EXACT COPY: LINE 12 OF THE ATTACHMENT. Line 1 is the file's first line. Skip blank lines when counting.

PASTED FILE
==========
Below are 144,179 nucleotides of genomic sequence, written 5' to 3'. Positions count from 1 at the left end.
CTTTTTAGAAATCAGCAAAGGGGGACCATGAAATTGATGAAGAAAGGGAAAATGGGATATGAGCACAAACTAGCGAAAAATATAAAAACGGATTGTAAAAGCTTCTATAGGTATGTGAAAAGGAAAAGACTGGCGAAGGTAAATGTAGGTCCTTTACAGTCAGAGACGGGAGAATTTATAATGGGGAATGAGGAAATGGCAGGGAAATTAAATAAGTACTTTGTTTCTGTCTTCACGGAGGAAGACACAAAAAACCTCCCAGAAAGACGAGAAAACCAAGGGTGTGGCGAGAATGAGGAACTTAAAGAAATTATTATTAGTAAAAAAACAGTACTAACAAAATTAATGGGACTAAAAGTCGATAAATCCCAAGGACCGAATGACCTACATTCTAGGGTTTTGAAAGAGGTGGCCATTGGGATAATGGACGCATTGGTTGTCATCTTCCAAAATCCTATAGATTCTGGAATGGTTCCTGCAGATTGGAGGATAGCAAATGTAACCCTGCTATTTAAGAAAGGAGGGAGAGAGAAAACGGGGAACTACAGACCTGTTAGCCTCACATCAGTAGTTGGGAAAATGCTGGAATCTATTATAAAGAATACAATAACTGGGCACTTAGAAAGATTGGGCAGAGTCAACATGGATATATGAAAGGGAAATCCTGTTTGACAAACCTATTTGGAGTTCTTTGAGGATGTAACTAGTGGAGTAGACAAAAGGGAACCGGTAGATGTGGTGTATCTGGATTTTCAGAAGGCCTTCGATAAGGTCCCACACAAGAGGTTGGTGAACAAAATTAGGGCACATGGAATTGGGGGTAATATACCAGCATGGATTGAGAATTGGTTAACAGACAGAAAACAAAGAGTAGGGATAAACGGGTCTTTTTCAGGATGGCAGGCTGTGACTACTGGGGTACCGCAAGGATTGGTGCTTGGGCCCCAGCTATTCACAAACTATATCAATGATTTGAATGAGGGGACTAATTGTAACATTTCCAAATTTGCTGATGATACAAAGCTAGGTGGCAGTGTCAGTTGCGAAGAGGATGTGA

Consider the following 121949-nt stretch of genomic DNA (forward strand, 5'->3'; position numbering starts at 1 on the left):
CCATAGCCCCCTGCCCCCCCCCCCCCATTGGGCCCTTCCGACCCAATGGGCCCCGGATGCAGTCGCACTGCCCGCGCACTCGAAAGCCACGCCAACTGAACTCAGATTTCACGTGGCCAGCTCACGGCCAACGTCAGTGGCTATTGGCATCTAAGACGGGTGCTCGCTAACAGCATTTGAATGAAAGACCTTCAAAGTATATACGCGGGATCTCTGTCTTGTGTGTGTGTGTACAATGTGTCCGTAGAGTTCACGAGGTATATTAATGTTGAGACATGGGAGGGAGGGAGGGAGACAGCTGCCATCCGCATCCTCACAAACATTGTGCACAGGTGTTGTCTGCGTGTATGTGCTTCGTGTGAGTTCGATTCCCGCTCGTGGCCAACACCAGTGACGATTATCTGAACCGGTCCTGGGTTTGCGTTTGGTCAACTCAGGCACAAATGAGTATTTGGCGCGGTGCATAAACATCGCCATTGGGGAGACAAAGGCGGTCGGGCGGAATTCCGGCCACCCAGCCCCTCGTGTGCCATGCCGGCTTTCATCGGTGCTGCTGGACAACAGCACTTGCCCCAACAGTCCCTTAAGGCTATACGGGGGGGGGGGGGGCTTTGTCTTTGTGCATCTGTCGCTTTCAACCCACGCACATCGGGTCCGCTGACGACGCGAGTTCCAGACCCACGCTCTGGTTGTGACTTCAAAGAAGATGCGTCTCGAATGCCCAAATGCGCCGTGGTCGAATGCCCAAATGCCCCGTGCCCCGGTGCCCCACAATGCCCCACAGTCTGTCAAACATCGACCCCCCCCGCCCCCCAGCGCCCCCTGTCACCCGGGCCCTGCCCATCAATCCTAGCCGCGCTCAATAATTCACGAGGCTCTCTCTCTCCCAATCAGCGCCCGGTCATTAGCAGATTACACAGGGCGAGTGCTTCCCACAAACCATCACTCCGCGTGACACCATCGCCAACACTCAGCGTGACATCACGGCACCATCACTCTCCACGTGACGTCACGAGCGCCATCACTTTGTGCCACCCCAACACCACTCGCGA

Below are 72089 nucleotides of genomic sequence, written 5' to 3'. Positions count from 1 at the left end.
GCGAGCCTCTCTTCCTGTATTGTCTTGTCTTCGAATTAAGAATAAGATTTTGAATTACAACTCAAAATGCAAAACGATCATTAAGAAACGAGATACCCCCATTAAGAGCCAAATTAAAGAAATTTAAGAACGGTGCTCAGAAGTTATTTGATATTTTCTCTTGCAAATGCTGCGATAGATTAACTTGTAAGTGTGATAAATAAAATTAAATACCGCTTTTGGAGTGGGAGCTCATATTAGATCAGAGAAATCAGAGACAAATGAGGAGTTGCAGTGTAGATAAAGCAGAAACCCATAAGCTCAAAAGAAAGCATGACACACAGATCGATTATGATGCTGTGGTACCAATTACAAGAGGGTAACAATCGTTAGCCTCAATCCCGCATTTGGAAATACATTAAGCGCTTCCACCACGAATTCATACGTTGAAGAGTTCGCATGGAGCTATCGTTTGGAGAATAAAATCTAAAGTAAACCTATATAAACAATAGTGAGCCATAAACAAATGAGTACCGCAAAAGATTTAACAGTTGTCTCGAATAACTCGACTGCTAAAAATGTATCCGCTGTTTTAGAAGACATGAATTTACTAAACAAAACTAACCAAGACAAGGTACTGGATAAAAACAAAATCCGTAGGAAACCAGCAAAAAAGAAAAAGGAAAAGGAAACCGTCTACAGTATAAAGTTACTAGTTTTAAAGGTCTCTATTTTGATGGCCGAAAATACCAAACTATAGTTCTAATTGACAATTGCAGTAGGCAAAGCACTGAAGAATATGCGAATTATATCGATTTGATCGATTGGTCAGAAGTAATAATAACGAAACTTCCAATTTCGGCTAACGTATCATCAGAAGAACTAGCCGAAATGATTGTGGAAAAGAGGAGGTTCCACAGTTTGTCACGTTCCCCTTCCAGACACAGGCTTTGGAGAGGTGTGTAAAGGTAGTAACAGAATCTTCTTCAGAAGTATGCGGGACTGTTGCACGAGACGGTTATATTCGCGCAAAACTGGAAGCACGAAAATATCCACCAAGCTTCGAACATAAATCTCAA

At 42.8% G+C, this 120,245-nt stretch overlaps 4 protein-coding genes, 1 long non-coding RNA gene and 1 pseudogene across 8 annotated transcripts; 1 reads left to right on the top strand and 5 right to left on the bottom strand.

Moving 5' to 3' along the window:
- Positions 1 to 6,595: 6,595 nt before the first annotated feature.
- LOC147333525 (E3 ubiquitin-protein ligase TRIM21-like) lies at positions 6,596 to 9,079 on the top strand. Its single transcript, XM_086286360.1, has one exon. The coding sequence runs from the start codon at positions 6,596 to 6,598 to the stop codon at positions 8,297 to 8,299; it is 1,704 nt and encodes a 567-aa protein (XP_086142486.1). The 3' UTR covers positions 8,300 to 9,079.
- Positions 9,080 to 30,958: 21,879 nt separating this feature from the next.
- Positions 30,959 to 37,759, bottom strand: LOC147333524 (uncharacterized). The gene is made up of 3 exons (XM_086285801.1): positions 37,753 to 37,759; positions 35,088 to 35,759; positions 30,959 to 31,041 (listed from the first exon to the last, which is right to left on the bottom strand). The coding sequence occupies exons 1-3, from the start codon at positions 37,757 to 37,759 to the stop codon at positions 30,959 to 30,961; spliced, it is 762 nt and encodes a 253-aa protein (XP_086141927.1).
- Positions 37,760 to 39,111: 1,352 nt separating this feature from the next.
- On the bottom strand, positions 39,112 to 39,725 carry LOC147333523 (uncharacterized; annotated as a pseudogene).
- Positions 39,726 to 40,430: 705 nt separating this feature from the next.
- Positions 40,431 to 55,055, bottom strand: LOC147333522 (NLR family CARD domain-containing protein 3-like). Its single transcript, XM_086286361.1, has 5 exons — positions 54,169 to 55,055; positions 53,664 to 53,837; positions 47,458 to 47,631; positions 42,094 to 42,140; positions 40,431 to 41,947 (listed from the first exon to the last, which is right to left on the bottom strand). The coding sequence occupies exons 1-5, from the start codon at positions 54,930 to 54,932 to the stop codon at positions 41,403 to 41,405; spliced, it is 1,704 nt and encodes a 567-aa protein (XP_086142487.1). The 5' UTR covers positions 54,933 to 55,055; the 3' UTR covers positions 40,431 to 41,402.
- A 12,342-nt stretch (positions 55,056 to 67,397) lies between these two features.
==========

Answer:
- Positions 30,959 to 37,759, bottom strand: LOC147333524 (uncharacterized). The gene is made up of 3 exons (XM_086285801.1): positions 37,753 to 37,759; positions 35,088 to 35,759; positions 30,959 to 31,041 (listed from the first exon to the last, which is right to left on the bottom strand). The coding sequence occupies exons 1-3, from the start codon at positions 37,757 to 37,759 to the stop codon at positions 30,959 to 30,961; spliced, it is 762 nt and encodes a 253-aa protein (XP_086141927.1).